The Dalles — The City of The Dalles has sufficient “employment buildable lands” to meet state growth requirements despite those lands being owned in large parcels by Google and Walmart and not readily available for use, according to an inventory presented to the council Jan. 25.
“Although there is a fairly small surplus of land for commercial and industrial use, we did show a surplus of employment land,” said Matt Hastie, he presented the inventory to the council. That surplus will not support expansion of the city’s Urban Growth Boundary (UGB), despite the fact the majority of the industrial land is already spoken for by large landowners like Google and the Walmart site at the west end of town. “You do have a limited supply of available or marketable land for other users within the city,” Hastie said, but the apparent surplus will not help the city show a need for boundary expansion, he explained. “In the aggregate, the city has enough land within its Urban Growth Boundary to accommodate projected 20-year employment needs.”
The city had hoped incorporating the inventory in the city’s comprehensive plan would support future growth of the boundary, but “the analysis likely will not provide the factual basis to support an expansion of the city’s UGB to accommodate long-term overall employment needs. It may be possible for the city to make the case for a future UGB expansion to accommodate a specific use if the city can document that there are no existing sites in the UGB that have the characteristics to support such a use,” the analysis report stated.
The inventory included extensive review and refinements based on coordination and review by city staff, the Stakeholder Advisory Committee and representatives of the Port of The Dalles, Wasco County, Google and the Oregon Department of Land Conservation and Development.
The existence of land identified as buildable under Oregon statues does not take into account whether that land is currently available for sale, lease or development, Hastie noted. “For example, all of the larger sites in the inventory (over 12 acres) are owned by Google or a subsidiary. As a result, they are not anticipated to be available to other users, but they are included in the city’s 20-year supply,” the report states. The inventory found that 127 acres of the 175 acres of buildable industrial land are owned and planned for future development by Google. “Just under 50 acres of land in the inventory are available for other uses.”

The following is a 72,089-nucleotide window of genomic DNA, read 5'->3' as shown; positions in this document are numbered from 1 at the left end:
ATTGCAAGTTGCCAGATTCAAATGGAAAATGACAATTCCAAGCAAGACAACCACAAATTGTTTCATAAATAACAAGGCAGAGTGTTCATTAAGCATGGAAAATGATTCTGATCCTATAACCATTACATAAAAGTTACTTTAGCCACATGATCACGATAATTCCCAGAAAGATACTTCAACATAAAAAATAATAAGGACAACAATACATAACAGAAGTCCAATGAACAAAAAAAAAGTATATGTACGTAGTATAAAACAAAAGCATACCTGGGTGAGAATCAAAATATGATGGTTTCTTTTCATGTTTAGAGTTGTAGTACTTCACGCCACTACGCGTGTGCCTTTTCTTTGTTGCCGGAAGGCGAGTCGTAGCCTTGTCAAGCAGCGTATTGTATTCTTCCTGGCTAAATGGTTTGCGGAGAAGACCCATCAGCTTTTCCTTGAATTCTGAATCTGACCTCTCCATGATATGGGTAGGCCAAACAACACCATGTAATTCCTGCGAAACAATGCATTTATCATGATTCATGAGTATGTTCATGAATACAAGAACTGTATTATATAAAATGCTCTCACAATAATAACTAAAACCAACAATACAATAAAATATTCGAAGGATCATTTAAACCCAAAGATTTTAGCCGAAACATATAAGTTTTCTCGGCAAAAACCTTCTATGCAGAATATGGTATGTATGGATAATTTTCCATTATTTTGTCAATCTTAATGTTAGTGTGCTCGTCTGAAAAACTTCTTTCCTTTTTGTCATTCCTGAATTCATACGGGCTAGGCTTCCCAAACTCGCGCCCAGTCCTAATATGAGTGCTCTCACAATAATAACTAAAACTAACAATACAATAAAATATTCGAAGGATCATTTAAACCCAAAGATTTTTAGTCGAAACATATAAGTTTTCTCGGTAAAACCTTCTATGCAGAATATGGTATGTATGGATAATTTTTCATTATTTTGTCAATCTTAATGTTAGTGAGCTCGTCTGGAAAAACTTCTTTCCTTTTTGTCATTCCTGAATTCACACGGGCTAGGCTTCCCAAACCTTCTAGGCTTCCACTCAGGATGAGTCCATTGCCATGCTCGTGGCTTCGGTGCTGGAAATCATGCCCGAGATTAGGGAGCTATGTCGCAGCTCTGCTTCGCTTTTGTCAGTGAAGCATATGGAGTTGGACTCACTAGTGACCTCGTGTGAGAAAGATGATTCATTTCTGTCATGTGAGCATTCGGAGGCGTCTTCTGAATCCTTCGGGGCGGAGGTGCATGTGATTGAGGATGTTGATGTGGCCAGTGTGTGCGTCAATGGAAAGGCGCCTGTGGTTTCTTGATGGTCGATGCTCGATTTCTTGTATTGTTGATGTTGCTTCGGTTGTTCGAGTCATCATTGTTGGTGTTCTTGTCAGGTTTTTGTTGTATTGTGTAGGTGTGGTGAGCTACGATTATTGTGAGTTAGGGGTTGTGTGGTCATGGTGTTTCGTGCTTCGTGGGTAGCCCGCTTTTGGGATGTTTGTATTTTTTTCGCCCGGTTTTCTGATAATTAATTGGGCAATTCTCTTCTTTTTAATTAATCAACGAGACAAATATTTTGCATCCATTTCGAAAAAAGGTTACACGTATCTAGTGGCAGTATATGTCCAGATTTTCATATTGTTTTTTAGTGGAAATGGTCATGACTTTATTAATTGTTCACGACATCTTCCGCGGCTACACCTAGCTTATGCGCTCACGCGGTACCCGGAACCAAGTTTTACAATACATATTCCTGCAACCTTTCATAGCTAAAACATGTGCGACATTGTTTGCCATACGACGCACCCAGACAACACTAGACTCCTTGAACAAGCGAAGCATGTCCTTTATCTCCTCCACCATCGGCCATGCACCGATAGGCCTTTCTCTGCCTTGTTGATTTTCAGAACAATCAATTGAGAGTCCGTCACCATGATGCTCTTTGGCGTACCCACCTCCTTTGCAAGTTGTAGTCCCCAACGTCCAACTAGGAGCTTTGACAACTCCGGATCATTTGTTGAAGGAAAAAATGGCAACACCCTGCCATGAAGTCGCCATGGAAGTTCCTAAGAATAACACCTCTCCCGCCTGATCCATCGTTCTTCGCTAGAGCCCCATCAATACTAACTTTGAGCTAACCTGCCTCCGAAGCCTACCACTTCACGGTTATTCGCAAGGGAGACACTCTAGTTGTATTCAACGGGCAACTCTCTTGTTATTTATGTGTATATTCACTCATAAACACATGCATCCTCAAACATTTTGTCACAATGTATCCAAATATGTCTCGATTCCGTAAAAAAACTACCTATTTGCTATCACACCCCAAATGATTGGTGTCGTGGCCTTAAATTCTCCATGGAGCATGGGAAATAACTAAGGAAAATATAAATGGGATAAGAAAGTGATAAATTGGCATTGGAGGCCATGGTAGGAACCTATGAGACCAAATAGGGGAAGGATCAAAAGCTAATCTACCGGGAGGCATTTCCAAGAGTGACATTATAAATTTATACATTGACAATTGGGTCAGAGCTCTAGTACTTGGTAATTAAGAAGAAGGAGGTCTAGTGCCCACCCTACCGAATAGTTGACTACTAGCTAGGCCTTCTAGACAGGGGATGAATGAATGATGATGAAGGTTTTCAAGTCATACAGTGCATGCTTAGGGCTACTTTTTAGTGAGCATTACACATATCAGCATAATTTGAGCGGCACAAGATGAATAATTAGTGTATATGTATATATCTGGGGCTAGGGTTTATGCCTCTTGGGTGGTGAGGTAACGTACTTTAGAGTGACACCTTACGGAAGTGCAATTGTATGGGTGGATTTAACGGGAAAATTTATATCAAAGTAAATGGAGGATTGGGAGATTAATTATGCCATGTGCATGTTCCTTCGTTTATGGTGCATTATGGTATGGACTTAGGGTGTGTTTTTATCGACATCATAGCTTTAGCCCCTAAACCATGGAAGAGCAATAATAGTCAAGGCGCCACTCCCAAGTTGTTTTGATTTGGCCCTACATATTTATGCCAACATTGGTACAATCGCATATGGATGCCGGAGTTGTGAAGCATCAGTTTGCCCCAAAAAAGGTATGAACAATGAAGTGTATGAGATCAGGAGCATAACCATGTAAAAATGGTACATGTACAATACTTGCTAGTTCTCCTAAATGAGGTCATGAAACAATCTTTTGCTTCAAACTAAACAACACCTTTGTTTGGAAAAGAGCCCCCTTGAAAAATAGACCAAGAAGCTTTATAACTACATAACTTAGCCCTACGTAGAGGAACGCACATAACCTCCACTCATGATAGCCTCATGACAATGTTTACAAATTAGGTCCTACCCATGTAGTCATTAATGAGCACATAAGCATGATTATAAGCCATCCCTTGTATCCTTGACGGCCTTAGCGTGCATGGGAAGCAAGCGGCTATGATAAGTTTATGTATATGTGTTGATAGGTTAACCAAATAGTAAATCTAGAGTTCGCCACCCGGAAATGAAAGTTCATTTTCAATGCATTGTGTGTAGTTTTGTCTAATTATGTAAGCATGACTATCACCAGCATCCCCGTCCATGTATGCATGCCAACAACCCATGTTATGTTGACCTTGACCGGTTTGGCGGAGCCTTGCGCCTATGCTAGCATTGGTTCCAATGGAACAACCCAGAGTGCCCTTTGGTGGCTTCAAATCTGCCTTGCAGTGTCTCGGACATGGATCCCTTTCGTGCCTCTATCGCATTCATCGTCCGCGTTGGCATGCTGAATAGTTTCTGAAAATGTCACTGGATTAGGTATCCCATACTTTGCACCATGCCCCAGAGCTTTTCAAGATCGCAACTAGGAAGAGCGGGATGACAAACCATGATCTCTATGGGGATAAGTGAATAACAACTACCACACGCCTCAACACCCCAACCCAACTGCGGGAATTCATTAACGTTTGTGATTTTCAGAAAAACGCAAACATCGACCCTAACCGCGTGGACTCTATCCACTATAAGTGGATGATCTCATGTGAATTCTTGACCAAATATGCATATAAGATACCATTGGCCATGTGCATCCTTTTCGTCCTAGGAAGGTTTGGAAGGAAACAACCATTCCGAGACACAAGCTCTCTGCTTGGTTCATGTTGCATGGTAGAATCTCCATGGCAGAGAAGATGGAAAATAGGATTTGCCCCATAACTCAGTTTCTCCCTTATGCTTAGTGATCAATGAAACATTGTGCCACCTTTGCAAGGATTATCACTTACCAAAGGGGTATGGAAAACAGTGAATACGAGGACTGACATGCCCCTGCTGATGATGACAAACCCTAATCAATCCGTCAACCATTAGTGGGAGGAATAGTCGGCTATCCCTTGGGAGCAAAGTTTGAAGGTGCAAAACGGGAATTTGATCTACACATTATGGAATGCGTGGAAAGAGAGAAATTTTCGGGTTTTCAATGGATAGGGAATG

The report was reviewed by the city’s planning commission, which recommended adopting the inventory so the data would be available for use, even if it didn’t help the city in its effort to expand the UGB, but city planning staff recommended the city table the inventory for a “couple of years.”
“The best course might be to place this on hold for a couple of years, then dust off the numbers and bring it back,” said Senior Planner Dawn Hertz. “The urgency of adopting it would be to adjust the UGB, and this report doesn’t do that. Our results might be different in a year, in two years.” Hertz noted that once adopted, the next step would be to incorporate it into the city’s comprehensive plan, which will be a time-consuming process. “It would be a lot of work to add it to the comprehensive plan,” she said.
Councilor Darcy Long-Curtiss said she didn’t see the benefit in delaying acceptance. “This is where we are as a city,” she said. “I think we should adopt the inventory, but not integrate into the comprehensive plan. I think our city needs to move forward.”
Councilor Richardson expressed a similar view. “I don’t see why we wouldn’t adopt it, in some form. Even if not as part of the comprehensive plan. It’s a reality that we have sold about 70 percent of our buildable industrial land to Google ...” he said. “It makes good sense not to launch on the work of adding it to the comprehensive plan.”
Hertz said adoption, without full incorporation into the comprehensive plan was a viable option. “We could adopt, and check for some incorporation into the comprehensive plan, but not do a complete revision at this time.”
She explained that if the city were to pursue expanding the UGB, to meet future long term needs for employment lands, this analysis has to be done. She added that there are additional steps to expand the boundary as well, even if the city did had a deficit, before the UGB could be adjusted. “You would have to update the findings of the report, if say Google developed their acreage. It wouldn’t take as much time or effort, since you have the basic data, but you would have to update the numbers.”
After discussion, the council reached a consensus to bring the plan back before the council to consider the question of adoption more fully. Hertz agreed, and added she could at that time “report on any activity ... that might change the results” of the inventory.
In other business, Long-Curtiss reported all new shelters for the houseless are up and in use in The Dalles, with 18 units in use. She said six units are single occupancy units due to the mental health needs of the residents. Long-Curtiss added that annual homeless counts will only count those staying in shelters this year, instead of canvassing the community for those living in tents and elsewhere in the community.